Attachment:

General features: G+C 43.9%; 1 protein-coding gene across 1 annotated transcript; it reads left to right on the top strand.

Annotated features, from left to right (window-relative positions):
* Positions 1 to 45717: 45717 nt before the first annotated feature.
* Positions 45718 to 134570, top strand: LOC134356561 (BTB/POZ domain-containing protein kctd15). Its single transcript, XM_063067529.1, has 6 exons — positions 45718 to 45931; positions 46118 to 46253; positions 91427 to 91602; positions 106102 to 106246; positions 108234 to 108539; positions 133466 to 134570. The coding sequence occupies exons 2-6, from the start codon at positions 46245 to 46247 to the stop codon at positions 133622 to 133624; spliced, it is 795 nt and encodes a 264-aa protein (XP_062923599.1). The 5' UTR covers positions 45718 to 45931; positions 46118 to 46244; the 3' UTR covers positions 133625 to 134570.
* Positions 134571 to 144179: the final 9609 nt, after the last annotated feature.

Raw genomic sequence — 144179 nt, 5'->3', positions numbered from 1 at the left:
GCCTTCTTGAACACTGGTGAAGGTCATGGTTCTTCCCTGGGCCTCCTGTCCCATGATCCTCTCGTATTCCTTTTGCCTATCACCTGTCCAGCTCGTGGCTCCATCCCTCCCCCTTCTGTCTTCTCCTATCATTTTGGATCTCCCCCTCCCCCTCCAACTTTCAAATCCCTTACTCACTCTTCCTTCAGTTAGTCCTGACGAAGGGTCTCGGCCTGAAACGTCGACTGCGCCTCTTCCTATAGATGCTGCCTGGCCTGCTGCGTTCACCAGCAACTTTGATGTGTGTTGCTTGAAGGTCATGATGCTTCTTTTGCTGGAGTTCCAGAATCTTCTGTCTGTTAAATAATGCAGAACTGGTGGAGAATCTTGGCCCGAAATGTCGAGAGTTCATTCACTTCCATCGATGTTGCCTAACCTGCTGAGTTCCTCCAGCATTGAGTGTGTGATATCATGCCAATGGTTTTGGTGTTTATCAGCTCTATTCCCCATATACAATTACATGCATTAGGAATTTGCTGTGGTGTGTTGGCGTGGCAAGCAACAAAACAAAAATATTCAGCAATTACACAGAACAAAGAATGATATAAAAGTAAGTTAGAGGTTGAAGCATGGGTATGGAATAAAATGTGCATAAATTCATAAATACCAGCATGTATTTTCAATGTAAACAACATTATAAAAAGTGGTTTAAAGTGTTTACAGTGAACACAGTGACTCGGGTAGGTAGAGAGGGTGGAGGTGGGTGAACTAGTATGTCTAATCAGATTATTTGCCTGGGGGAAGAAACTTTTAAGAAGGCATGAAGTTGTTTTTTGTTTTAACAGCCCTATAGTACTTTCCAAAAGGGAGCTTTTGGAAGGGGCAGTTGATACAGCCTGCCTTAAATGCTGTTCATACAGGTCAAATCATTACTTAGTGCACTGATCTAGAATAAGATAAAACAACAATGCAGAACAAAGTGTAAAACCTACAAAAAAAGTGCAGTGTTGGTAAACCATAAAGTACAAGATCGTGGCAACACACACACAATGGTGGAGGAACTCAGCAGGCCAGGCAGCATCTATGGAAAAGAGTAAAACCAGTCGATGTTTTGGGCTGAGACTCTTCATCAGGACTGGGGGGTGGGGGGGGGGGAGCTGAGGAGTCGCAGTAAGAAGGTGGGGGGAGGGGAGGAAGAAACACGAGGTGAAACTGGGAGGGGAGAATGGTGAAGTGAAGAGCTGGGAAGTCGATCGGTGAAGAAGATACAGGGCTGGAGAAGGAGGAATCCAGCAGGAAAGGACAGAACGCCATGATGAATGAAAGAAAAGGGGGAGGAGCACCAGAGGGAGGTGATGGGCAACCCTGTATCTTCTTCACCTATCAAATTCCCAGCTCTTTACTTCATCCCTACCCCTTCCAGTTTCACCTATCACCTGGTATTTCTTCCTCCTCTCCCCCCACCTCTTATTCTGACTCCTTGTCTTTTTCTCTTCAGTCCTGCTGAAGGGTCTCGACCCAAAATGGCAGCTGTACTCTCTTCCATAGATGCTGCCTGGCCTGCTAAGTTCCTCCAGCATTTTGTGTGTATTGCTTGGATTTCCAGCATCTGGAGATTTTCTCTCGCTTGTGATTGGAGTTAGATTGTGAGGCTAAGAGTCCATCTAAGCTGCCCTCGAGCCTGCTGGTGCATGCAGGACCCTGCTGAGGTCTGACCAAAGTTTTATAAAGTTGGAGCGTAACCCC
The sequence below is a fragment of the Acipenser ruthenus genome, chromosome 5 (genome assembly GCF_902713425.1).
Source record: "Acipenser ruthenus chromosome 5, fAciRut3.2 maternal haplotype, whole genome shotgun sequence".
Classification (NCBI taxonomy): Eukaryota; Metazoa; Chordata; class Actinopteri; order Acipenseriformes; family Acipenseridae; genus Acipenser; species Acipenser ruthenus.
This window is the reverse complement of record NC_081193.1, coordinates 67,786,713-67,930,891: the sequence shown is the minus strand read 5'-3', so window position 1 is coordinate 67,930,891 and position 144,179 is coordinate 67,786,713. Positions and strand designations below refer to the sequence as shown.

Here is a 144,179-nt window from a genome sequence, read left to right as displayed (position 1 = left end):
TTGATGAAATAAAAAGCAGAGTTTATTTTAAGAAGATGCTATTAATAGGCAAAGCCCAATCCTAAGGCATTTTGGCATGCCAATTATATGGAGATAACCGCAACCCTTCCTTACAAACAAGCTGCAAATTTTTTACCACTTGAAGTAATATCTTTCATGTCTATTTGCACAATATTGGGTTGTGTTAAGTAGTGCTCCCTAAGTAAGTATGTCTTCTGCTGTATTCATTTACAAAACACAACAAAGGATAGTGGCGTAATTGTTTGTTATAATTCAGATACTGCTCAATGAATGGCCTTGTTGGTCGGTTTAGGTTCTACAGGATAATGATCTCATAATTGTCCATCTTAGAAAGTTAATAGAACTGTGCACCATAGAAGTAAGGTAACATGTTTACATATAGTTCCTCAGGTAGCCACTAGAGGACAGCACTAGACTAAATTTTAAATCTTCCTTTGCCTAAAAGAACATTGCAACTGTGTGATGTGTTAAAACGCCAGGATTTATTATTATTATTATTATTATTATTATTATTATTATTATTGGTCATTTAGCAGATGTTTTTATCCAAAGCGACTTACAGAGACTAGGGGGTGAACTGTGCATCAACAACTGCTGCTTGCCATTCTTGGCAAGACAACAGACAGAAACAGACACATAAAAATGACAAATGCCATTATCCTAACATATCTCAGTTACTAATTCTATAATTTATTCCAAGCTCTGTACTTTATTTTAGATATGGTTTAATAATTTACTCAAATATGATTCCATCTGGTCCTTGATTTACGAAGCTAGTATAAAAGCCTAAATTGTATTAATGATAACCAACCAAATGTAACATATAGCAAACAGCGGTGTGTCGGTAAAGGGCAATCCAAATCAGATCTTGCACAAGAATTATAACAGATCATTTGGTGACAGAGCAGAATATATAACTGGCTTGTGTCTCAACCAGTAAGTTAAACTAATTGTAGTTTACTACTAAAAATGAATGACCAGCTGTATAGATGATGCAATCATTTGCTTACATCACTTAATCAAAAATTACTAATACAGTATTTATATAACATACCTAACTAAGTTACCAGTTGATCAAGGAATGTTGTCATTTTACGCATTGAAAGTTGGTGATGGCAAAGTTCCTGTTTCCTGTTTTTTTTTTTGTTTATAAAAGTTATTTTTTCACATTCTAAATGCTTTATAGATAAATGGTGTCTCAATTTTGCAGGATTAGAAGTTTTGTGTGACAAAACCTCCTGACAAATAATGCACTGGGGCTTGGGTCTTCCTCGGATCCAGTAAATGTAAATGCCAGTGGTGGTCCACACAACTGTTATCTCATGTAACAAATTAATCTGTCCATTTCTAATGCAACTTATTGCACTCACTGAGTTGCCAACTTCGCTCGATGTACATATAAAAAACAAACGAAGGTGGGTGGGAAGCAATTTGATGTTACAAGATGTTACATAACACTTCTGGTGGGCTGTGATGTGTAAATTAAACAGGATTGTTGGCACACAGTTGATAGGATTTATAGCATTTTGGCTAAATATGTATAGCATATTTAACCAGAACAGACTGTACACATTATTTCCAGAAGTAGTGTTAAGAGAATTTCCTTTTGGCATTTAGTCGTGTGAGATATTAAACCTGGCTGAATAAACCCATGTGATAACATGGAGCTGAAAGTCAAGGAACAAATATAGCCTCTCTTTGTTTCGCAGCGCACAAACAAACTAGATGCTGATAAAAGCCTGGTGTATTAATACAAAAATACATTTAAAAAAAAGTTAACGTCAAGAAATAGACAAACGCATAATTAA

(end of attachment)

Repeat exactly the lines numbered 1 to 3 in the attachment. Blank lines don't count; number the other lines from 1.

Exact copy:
General features: G+C 43.9%; 1 protein-coding gene across 1 annotated transcript; it reads left to right on the top strand.

Annotated features, from left to right (window-relative positions):
* Positions 1 to 45717: 45717 nt before the first annotated feature.